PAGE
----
A Will is a document in which you explain what you want done with the assets that you own solely in your own name when you die. These assets typically consist of real estate, bank accounts, cash money, investments, cars and personal or household belongings that you own. A Will ensures that your testamentary wishes are carried out upon your death and your hard-earned wealth goes to the people you want it to go to.
Without a Will it can be hard to work out who should apply for permission to deal with the deceased’s estate. The spouse, de facto partner or next of kin should apply to the Probate Office of the Supreme Court for Letters of Administration. The application can be complicated and it may be a whole lot easier to get assistance from someone with experience. If the application is successful, the court grants Letters of Administration to someone who then has the authority to deal with the estate.
Legal Aid WA has further materials about the process of dying without a Will
The executor deals directly with your estate; he or she pays your debts and divides what remains of your estate among the “beneficiaries”, the people named in your Will to receive a share of your estate. The executor has an important and responsible job to do.
You should choose an executor that you trust and who is likely to still be alive when you die. He or she may be a trusted family member or friend. It helps if he or she is a good book-keeper and an efficient communicator. If you prefer, you can appoint more than one executor and both can act together as co-executors. You should also appoint an alternate executor if the first executor is not able to act. If you have a complex estate or investments or need someone to take over the operation of a company, you should name a professional executor.
Typically, a guardian will be appointed to look after your children if they are younger than 18 when you die. This will avoid confusion in your extended family as to who should care for your children if both you and the other parent die before the children become adults. You must make sure your will allows the executor to pay funds to the guardian for the expenses of raising and educating the children.
If your Will doesn’t properly provide for your spouse or de-facto spouse, or children or parent, they may be able to make a claim under the Inheritance Act (WA). If successful, the WA Supreme Court has the power to change your Will to give them a share of your estate. Therefore, if you intend excluding any such dependents from your Will, or giving them less than they might reasonably expect, be sure to consult with a lawyer about this situation. An experience Wills lawyer can advise you on how to avoid claims on your estate under the Inheritance Act (WA).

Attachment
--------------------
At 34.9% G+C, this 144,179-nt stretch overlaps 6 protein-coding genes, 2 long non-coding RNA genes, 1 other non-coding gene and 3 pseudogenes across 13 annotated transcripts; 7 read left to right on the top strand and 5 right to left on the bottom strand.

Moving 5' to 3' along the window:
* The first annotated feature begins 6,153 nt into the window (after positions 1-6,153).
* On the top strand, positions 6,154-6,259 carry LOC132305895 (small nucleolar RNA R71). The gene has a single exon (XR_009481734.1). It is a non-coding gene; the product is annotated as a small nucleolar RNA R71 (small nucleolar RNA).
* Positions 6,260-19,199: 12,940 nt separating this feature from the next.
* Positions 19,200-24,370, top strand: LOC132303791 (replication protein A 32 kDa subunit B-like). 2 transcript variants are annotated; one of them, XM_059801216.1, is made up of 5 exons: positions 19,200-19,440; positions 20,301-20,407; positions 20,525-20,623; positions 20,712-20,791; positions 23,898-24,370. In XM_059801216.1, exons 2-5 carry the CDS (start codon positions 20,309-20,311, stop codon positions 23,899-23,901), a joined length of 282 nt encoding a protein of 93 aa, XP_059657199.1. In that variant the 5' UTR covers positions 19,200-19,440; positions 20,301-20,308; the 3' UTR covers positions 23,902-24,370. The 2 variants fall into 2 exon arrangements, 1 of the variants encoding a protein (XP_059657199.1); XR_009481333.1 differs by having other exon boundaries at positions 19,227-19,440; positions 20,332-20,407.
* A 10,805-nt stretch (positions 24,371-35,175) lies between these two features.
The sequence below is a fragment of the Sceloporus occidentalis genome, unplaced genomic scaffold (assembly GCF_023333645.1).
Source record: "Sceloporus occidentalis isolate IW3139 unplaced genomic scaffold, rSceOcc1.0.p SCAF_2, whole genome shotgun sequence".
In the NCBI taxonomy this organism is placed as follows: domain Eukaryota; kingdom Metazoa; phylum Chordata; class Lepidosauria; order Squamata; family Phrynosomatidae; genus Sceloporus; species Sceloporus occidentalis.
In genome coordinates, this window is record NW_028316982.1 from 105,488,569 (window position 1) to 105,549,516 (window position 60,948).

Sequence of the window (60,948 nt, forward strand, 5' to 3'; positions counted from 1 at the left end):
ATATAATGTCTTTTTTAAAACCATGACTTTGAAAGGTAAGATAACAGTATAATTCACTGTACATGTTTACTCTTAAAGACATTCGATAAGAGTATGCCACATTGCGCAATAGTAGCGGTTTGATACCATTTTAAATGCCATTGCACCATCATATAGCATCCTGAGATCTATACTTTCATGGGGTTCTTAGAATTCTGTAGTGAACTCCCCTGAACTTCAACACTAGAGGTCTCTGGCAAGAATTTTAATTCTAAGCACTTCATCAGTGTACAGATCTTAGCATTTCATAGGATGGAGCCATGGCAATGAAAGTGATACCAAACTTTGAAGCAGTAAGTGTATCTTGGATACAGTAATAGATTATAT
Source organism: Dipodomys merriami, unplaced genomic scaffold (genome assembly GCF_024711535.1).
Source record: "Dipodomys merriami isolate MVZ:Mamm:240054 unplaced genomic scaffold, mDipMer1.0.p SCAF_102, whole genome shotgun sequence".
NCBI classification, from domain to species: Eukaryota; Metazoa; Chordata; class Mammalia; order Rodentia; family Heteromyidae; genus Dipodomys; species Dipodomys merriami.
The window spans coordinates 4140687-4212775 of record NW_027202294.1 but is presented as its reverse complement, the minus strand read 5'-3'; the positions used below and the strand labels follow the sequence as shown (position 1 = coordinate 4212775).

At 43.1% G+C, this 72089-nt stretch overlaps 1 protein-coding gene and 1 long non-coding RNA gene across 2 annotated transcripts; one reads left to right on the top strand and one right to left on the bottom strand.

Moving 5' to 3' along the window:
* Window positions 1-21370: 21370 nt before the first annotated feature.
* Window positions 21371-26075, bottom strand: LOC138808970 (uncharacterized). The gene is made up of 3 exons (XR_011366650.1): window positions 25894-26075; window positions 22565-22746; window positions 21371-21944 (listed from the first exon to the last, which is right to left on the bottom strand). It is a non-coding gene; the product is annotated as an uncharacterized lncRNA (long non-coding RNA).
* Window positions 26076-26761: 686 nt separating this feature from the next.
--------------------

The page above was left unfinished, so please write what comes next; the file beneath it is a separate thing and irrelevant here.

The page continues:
If you marry or divorce, your Will is automatically revoked and you will need to make a new Will unless, for example, the Will says that it was made in contemplation of your new marriage or divorce.
At CB Wills™ we provide a clear path for secure storage of your Will at no cost.
In fact, the Public Trustee’s WA Will Bank is a community service that keeps Western Australian Wills safe from loss, theft or damage. Original Wills are stored in a purpose-built, fireproof vault and also scanned and electronically stored for added security.
There is no charge for people who deposit their own Wills in the WA Will Bank. While alive, only the testator or their lawyer can retrieve the original Will.
After death, only the executor (or other authorised person) can access the Will and a copy of the death certificate and approved identification (or written legal authorisation) is required to do so. There are no charges to retrieve the Will but all requests for Wills must be made in writing.
Alternatively, you can store your original Will in a secure safe place, like a safe or safety deposit box, where it cannot be stolen, altered or destroyed.
Probate is the process by which the executor must apply to the Supreme Courts of WA to confirm that a Will is legally valid; it is the process of proving and registering in the Supreme Court the last Will of a deceased person. It is usually the executor of your Will who administers the estate and handles the disposal of your assets and debts.
In order to get authority to do this, they usually need to obtain a legal document called a Grant of Probate. For assistance with the process of obtaining a Grant of Probate, it is usually helpful to consult a specialist Wills and Probate lawyer. Details about Probate, including filing fees, can be found at the website of the Supreme Court of Western Australia.
Birth or death of children, grandchildren or other close relatives, or other changes in your family circumstances.
In recent years, there have been significant and continuous changes to the taxation, superannuation and social security laws impacting upon wills and deceased estates. These changes emphasise the importance of regularly reviewing your will to ensure it continues to comply with your wishes.